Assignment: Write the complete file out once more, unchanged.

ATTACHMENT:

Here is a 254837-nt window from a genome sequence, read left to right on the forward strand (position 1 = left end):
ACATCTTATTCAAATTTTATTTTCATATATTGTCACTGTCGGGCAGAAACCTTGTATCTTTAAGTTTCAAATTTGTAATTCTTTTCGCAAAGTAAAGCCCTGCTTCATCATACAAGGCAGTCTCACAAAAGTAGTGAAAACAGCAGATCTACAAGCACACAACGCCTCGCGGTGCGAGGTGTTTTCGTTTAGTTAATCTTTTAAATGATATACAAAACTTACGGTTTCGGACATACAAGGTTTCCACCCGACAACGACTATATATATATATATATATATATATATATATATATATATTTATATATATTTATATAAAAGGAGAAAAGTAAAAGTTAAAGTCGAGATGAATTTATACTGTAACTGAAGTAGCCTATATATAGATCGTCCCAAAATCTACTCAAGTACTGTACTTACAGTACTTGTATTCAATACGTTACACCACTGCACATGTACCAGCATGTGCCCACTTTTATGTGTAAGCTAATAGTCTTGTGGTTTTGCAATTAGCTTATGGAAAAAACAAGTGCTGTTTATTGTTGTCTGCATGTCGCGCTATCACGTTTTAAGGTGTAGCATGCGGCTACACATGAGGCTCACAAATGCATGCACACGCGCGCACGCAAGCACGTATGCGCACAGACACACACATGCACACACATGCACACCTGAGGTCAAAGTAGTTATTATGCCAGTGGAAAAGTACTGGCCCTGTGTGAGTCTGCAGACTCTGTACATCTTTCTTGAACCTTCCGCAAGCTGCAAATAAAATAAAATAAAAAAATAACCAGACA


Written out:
Here is a 254837-nt window from a genome sequence, read left to right on the forward strand (position 1 = left end):
ACATCTTATTCAAATTTTATTTTCATATATTGTCACTGTCGGGCAGAAACCTTGTATCTTTAAGTTTCAAATTTGTAATTCTTTTCGCAAAGTAAAGCCCTGCTTCATCATACAAGGCAGTCTCACAAAAGTAGTGAAAACAGCAGATCTACAAGCACACAACGCCTCGCGGTGCGAGGTGTTTTCGTTTAGTTAATCTTTTAAATGATATACAAAACTTACGGTTTCGGACATACAAGGTTTCCACCCGACAACGACTATATATATATATATATATATATATATATATATATATATTTATATATATTTATATAAAAGGAGAAAAGTAAAAGTTAAAGTCGAGATGAATTTATACTGTAACTGAAGTAGCCTATATATAGATCGTCCCAAAATCTACTCAAGTACTGTACTTACAGTACTTGTATTCAATACGTTACACCACTGCACATGTACCAGCATGTGCCCACTTTTATGTGTAAGCTAATAGTCTTGTGGTTTTGCAATTAGCTTATGGAAAAAACAAGTGCTGTTTATTGTTGTCTGCATGTCGCGCTATCACGTTTTAAGGTGTAGCATGCGGCTACACATGAGGCTCACAAATGCATGCACACGCGCGCACGCAAGCACGTATGCGCACAGACACACACATGCACACACATGCACACCTGAGGTCAAAGTAGTTATTATGCCAGTGGAAAAGTACTGGCCCTGTGTGAGTCTGCAGACTCTGTACATCTTTCTTGAACCTTCCGCAAGCTGCAAATAAAATAAAATAAAAAAATAACCAGACA